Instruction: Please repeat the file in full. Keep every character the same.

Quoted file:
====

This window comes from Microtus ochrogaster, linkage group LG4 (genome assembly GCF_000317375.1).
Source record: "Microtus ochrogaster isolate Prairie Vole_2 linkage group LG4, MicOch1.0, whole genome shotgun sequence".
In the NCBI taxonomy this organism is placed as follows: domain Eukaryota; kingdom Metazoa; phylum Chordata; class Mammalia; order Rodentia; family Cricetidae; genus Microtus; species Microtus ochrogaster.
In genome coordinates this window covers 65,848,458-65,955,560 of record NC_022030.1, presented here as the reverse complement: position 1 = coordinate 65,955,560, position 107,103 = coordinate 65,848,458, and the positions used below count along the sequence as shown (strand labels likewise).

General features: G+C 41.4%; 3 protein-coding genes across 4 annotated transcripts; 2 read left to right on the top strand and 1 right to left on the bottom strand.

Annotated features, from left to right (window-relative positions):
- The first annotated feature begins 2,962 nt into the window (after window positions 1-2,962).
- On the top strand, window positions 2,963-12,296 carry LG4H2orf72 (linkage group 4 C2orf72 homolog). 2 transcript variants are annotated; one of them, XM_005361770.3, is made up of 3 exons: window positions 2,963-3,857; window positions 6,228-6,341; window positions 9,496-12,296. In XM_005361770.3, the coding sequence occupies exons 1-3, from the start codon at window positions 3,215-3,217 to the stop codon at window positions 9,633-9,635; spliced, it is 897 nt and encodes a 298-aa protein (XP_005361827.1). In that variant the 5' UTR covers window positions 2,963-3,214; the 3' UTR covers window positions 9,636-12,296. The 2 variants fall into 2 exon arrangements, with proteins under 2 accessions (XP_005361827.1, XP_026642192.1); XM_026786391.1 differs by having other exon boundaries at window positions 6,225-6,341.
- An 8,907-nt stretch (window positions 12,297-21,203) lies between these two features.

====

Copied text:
This window comes from Microtus ochrogaster, linkage group LG4 (genome assembly GCF_000317375.1).
Source record: "Microtus ochrogaster isolate Prairie Vole_2 linkage group LG4, MicOch1.0, whole genome shotgun sequence".
In the NCBI taxonomy this organism is placed as follows: domain Eukaryota; kingdom Metazoa; phylum Chordata; class Mammalia; order Rodentia; family Cricetidae; genus Microtus; species Microtus ochrogaster.
In genome coordinates this window covers 65,848,458-65,955,560 of record NC_022030.1, presented here as the reverse complement: position 1 = coordinate 65,955,560, position 107,103 = coordinate 65,848,458, and the positions used below count along the sequence as shown (strand labels likewise).

General features: G+C 41.4%; 3 protein-coding genes across 4 annotated transcripts; 2 read left to right on the top strand and 1 right to left on the bottom strand.

Annotated features, from left to right (window-relative positions):
- The first annotated feature begins 2,962 nt into the window (after window positions 1-2,962).
- On the top strand, window positions 2,963-12,296 carry LG4H2orf72 (linkage group 4 C2orf72 homolog). 2 transcript variants are annotated; one of them, XM_005361770.3, is made up of 3 exons: window positions 2,963-3,857; window positions 6,228-6,341; window positions 9,496-12,296. In XM_005361770.3, the coding sequence occupies exons 1-3, from the start codon at window positions 3,215-3,217 to the stop codon at window positions 9,633-9,635; spliced, it is 897 nt and encodes a 298-aa protein (XP_005361827.1). In that variant the 5' UTR covers window positions 2,963-3,214; the 3' UTR covers window positions 9,636-12,296. The 2 variants fall into 2 exon arrangements, with proteins under 2 accessions (XP_005361827.1, XP_026642192.1); XM_026786391.1 differs by having other exon boundaries at window positions 6,225-6,341.
- An 8,907-nt stretch (window positions 12,297-21,203) lies between these two features.